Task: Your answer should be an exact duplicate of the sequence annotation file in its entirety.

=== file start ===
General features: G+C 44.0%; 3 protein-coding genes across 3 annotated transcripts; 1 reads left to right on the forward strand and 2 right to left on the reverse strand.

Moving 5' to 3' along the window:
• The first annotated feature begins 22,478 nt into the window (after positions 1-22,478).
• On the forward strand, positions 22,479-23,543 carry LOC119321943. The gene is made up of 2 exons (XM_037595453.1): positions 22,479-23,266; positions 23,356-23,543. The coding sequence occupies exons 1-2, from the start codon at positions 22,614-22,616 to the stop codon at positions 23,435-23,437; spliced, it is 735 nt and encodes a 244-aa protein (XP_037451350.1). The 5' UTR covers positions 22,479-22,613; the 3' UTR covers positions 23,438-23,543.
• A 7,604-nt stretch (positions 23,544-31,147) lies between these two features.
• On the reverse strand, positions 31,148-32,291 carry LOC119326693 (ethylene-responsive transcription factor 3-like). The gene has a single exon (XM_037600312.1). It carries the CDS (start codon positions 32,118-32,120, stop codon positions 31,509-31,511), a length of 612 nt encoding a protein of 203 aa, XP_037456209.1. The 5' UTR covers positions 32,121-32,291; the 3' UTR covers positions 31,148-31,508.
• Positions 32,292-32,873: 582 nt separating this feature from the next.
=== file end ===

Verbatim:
General features: G+C 44.0%; 3 protein-coding genes across 3 annotated transcripts; 1 reads left to right on the forward strand and 2 right to left on the reverse strand.

Moving 5' to 3' along the window:
• The first annotated feature begins 22,478 nt into the window (after positions 1-22,478).
• On the forward strand, positions 22,479-23,543 carry LOC119321943. The gene is made up of 2 exons (XM_037595453.1): positions 22,479-23,266; positions 23,356-23,543. The coding sequence occupies exons 1-2, from the start codon at positions 22,614-22,616 to the stop codon at positions 23,435-23,437; spliced, it is 735 nt and encodes a 244-aa protein (XP_037451350.1). The 5' UTR covers positions 22,479-22,613; the 3' UTR covers positions 23,438-23,543.
• A 7,604-nt stretch (positions 23,544-31,147) lies between these two features.
• On the reverse strand, positions 31,148-32,291 carry LOC119326693 (ethylene-responsive transcription factor 3-like). The gene has a single exon (XM_037600312.1). It carries the CDS (start codon positions 32,118-32,120, stop codon positions 31,509-31,511), a length of 612 nt encoding a protein of 203 aa, XP_037456209.1. The 5' UTR covers positions 32,121-32,291; the 3' UTR covers positions 31,148-31,508.
• Positions 32,292-32,873: 582 nt separating this feature from the next.